Malvern has been a special place for Jane and I for many years. Nestled in the Worcestershire side of the Malvern Hills, we first visited over 30 years ago and have been there many times since. Indeed, I write this sat in a special place within that special place: a self-catering cottage at Cowleigh Park Farm.
We first stayed here all those years ago and also a couple of other times when our children were very young. Having changed hands and been refurbished in the intervening 20 years, arriving and walking in was like meeting an old friend.
A place of ‘Comfort. Security. Warmth.’ (to quote a line from Looking to Move On). A sunny afternoon, sat in the garden with cups of tea. Sublime.
But what a difference a day makes: snow the next morning (and even heavier the day after – but with Jane giving the car a push up the driveway, we still got to Crufts!).
Malvern is the type of place we could see ourselves living in. Other places have fitted that description too: Romsey, Brockenhurst, Sherston, Ripon. Places which have a special place in our hearts (although our beloved Devon will always be home and a new one beckons there too.).
The 1980s and my 20s coincided. The first half of both saw regular visits to another special place. Taking the four hour train journey from Bristol, where I was living, to the city of York. Long weekends two or three times a year, staying in the same B&B with the same couple who ran it. York became a special place. A place of comfort, security and warmth amidst the challenging years that my third decade had become. A place of solitude. A place of retreat. A place to be me – or perhaps it was more a case of, to find me. A place to reset with God.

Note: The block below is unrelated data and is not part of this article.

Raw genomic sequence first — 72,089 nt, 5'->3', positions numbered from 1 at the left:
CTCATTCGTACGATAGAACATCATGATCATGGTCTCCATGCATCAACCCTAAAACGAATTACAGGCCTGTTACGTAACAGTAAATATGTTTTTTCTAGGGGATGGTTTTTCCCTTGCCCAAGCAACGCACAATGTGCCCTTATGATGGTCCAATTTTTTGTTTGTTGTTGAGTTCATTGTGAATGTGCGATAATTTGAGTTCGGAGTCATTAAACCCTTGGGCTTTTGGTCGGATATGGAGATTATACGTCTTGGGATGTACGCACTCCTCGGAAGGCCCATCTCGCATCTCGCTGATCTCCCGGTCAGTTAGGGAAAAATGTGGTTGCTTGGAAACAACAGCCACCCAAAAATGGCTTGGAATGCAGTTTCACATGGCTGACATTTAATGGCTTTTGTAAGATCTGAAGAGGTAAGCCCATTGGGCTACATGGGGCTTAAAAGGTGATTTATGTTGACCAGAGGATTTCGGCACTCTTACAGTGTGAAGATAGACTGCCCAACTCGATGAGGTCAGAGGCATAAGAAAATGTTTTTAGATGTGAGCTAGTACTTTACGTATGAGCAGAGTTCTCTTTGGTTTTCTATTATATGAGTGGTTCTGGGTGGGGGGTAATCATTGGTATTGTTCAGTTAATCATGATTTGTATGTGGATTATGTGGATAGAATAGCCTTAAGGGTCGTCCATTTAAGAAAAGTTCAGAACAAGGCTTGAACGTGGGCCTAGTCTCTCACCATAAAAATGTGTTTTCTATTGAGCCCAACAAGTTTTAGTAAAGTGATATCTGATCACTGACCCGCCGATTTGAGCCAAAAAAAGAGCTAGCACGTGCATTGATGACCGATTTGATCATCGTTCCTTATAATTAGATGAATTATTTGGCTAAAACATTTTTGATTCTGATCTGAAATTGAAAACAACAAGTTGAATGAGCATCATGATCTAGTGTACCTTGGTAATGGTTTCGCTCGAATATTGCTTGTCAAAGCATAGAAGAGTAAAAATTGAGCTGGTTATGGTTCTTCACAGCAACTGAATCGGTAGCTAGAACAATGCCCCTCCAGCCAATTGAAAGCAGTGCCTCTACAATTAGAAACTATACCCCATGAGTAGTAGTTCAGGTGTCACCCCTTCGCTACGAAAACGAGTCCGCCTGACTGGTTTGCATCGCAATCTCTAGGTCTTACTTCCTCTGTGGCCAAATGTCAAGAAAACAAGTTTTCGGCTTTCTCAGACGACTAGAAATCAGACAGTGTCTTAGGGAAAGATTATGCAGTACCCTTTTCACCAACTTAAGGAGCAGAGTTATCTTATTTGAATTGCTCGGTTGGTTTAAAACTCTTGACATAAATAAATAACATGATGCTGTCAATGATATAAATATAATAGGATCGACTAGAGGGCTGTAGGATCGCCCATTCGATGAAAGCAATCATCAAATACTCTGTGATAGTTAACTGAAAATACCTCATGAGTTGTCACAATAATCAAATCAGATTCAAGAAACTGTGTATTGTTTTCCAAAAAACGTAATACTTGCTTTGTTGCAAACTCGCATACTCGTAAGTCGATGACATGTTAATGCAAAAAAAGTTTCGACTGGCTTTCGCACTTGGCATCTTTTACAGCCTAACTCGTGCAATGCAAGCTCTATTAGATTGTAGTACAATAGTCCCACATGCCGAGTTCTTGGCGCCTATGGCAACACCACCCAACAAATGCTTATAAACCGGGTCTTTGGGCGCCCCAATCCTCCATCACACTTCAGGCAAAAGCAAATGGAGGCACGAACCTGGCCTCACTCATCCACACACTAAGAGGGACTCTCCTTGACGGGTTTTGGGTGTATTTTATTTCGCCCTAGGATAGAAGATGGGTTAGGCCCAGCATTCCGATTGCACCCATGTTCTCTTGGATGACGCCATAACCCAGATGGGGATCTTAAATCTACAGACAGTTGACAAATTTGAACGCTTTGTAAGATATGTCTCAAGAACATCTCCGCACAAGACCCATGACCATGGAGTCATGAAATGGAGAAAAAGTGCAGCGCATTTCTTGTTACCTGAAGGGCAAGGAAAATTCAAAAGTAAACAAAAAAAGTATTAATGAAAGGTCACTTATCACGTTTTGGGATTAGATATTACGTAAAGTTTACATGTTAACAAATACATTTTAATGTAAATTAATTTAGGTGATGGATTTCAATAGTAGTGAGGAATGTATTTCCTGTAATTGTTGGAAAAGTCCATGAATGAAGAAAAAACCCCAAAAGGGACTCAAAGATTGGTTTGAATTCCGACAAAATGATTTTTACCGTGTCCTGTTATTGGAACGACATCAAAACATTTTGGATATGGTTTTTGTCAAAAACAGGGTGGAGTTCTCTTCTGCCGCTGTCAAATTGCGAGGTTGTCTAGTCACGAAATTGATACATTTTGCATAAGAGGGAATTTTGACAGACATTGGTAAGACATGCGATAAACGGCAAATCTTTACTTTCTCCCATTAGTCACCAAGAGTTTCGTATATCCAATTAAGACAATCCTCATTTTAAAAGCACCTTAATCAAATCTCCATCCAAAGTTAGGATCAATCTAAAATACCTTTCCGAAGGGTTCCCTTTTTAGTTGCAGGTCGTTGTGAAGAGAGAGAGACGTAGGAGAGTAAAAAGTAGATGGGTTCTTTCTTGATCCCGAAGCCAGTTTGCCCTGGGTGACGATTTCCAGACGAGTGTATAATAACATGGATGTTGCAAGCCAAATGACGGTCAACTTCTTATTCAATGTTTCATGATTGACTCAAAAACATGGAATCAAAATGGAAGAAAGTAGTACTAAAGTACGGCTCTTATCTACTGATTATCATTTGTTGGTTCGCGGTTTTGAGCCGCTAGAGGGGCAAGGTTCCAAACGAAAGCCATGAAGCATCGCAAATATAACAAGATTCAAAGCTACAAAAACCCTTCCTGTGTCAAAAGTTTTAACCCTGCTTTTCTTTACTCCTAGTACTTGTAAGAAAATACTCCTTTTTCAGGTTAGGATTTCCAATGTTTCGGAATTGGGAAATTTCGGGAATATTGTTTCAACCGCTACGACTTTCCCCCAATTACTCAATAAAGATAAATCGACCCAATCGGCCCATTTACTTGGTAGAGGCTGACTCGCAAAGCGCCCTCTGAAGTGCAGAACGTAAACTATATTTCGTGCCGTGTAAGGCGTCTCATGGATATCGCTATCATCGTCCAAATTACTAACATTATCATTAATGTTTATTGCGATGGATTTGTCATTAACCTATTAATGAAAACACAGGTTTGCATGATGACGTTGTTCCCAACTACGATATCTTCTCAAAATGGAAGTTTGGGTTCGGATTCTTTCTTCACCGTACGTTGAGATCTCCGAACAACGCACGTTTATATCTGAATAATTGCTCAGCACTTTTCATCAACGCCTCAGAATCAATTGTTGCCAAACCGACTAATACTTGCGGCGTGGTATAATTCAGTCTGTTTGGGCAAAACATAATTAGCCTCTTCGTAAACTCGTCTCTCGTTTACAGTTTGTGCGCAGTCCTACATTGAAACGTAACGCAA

It seems to me we often ‘find’ ourselves in other places. Places away from the normal demands and expectations. Places which help us to ‘reset’ ourselves with God too. Places to remind us of what has been gained and what has been lost and needs recovering.
When thinking of special places, I am minded to recall how Jesus had his own. Often in the mountains (the parallel with the Malvern Hills is not lost on me) but always a place of solitude, a place of retreat. Perhaps even a place to find himself… and to reset himself with God.
Not everyone is able to travel to such places of course and making a special place within our homes set aside for prayer can also be helpful. Whether at home or elsewhere, having a special place to reset with God can bring a different perspective. Providing that objectivity of distance and separation to refocus on all that may have become blurred.
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Details of my books are at richardfrostauthor.com